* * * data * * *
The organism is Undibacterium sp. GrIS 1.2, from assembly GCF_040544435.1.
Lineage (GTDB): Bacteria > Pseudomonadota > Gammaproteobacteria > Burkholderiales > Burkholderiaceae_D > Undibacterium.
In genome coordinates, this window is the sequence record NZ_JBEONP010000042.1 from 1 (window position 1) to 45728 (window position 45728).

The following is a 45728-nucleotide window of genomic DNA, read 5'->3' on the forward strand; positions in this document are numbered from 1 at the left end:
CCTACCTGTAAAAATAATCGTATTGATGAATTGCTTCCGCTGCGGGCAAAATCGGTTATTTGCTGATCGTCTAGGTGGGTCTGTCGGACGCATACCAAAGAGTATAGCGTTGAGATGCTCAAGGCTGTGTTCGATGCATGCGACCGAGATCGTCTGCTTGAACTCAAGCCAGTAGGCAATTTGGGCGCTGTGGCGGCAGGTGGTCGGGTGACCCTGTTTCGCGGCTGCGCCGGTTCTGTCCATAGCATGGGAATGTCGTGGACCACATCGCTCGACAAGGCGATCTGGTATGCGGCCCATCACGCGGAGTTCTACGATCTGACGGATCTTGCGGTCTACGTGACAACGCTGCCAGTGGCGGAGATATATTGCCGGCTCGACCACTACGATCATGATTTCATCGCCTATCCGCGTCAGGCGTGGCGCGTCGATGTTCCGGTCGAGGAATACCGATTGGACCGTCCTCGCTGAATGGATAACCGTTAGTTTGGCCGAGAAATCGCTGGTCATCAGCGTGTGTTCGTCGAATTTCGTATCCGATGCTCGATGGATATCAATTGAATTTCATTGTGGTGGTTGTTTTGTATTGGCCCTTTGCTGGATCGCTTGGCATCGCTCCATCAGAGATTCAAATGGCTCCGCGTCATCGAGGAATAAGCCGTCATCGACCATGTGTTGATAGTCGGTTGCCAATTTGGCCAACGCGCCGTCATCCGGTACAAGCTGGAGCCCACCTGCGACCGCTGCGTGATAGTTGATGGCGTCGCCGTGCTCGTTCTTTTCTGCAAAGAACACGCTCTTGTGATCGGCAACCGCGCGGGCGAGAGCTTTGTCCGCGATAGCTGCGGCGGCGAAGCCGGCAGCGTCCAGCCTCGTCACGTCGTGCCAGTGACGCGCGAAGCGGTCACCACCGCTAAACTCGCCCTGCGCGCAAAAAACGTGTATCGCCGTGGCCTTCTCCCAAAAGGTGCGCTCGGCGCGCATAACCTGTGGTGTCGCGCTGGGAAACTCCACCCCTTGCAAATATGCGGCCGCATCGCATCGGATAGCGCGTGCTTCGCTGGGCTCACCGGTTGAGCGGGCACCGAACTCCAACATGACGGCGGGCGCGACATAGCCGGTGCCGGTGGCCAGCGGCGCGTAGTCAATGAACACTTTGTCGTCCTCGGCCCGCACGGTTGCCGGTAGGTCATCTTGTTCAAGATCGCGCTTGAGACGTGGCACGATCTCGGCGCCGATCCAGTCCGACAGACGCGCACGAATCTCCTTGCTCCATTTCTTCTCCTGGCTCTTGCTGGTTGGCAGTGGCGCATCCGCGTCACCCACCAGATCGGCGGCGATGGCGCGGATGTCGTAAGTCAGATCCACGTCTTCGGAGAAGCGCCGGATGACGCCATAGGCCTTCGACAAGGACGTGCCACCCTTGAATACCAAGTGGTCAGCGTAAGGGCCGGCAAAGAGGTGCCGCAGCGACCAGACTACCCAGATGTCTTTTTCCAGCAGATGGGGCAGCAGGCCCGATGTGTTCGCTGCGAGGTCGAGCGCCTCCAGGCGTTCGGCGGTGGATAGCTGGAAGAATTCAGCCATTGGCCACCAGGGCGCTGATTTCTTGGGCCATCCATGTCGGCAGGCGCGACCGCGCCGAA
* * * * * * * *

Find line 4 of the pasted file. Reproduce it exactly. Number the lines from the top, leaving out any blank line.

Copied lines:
The following is a 45728-nucleotide window of genomic DNA, read 5'->3' on the forward strand; positions in this document are numbered from 1 at the left end: